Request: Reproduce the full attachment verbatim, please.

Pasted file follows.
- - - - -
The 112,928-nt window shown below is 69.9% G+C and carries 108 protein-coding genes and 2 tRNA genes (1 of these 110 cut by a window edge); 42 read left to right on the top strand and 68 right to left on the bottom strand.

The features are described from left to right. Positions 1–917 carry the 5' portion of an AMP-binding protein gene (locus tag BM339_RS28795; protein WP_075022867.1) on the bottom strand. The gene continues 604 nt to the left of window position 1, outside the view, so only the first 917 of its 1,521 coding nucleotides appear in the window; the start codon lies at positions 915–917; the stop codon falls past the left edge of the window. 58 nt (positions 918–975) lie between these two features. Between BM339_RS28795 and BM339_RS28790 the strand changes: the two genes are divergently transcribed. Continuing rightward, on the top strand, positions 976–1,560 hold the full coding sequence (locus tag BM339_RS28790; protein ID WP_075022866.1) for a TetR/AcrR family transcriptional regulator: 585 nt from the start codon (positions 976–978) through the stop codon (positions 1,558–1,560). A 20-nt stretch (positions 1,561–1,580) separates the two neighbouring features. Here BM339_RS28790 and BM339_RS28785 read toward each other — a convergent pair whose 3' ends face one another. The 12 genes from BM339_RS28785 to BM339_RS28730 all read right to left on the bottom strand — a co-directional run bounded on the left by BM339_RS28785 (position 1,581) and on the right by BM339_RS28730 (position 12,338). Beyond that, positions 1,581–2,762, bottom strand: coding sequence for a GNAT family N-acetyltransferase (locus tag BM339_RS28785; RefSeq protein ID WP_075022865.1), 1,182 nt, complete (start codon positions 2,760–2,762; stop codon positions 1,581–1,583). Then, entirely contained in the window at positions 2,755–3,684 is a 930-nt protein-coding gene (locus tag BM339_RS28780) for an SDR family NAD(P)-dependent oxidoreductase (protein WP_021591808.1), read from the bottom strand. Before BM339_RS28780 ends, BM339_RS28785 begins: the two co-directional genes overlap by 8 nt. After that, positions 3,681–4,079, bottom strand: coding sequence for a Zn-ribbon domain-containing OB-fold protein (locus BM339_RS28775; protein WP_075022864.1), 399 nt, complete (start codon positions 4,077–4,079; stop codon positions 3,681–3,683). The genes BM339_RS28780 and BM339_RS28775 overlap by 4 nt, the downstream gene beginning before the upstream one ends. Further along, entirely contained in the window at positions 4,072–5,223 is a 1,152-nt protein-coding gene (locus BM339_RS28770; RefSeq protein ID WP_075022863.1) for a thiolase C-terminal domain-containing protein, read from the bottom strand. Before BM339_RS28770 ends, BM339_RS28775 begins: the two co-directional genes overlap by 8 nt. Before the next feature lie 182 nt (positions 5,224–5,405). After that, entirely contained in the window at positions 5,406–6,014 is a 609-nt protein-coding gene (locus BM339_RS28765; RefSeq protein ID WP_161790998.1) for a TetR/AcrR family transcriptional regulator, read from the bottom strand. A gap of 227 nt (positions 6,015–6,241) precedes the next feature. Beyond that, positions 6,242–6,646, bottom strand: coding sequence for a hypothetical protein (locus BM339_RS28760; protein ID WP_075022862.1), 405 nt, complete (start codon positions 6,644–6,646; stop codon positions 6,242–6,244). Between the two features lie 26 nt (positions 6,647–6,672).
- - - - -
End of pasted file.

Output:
The 112,928-nt window shown below is 69.9% G+C and carries 108 protein-coding genes and 2 tRNA genes (1 of these 110 cut by a window edge); 42 read left to right on the top strand and 68 right to left on the bottom strand.

The features are described from left to right. Positions 1–917 carry the 5' portion of an AMP-binding protein gene (locus tag BM339_RS28795; protein WP_075022867.1) on the bottom strand. The gene continues 604 nt to the left of window position 1, outside the view, so only the first 917 of its 1,521 coding nucleotides appear in the window; the start codon lies at positions 915–917; the stop codon falls past the left edge of the window. 58 nt (positions 918–975) lie between these two features. Between BM339_RS28795 and BM339_RS28790 the strand changes: the two genes are divergently transcribed. Continuing rightward, on the top strand, positions 976–1,560 hold the full coding sequence (locus tag BM339_RS28790; protein ID WP_075022866.1) for a TetR/AcrR family transcriptional regulator: 585 nt from the start codon (positions 976–978) through the stop codon (positions 1,558–1,560). A 20-nt stretch (positions 1,561–1,580) separates the two neighbouring features. Here BM339_RS28790 and BM339_RS28785 read toward each other — a convergent pair whose 3' ends face one another. The 12 genes from BM339_RS28785 to BM339_RS28730 all read right to left on the bottom strand — a co-directional run bounded on the left by BM339_RS28785 (position 1,581) and on the right by BM339_RS28730 (position 12,338). Beyond that, positions 1,581–2,762, bottom strand: coding sequence for a GNAT family N-acetyltransferase (locus tag BM339_RS28785; RefSeq protein ID WP_075022865.1), 1,182 nt, complete (start codon positions 2,760–2,762; stop codon positions 1,581–1,583). Then, entirely contained in the window at positions 2,755–3,684 is a 930-nt protein-coding gene (locus tag BM339_RS28780) for an SDR family NAD(P)-dependent oxidoreductase (protein WP_021591808.1), read from the bottom strand. Before BM339_RS28780 ends, BM339_RS28785 begins: the two co-directional genes overlap by 8 nt. After that, positions 3,681–4,079, bottom strand: coding sequence for a Zn-ribbon domain-containing OB-fold protein (locus BM339_RS28775; protein WP_075022864.1), 399 nt, complete (start codon positions 4,077–4,079; stop codon positions 3,681–3,683). The genes BM339_RS28780 and BM339_RS28775 overlap by 4 nt, the downstream gene beginning before the upstream one ends. Further along, entirely contained in the window at positions 4,072–5,223 is a 1,152-nt protein-coding gene (locus BM339_RS28770; RefSeq protein ID WP_075022863.1) for a thiolase C-terminal domain-containing protein, read from the bottom strand. Before BM339_RS28770 ends, BM339_RS28775 begins: the two co-directional genes overlap by 8 nt. Before the next feature lie 182 nt (positions 5,224–5,405). After that, entirely contained in the window at positions 5,406–6,014 is a 609-nt protein-coding gene (locus BM339_RS28765; RefSeq protein ID WP_161790998.1) for a TetR/AcrR family transcriptional regulator, read from the bottom strand. A gap of 227 nt (positions 6,015–6,241) precedes the next feature. Beyond that, positions 6,242–6,646, bottom strand: coding sequence for a hypothetical protein (locus BM339_RS28760; protein ID WP_075022862.1), 405 nt, complete (start codon positions 6,644–6,646; stop codon positions 6,242–6,244). Between the two features lie 26 nt (positions 6,647–6,672).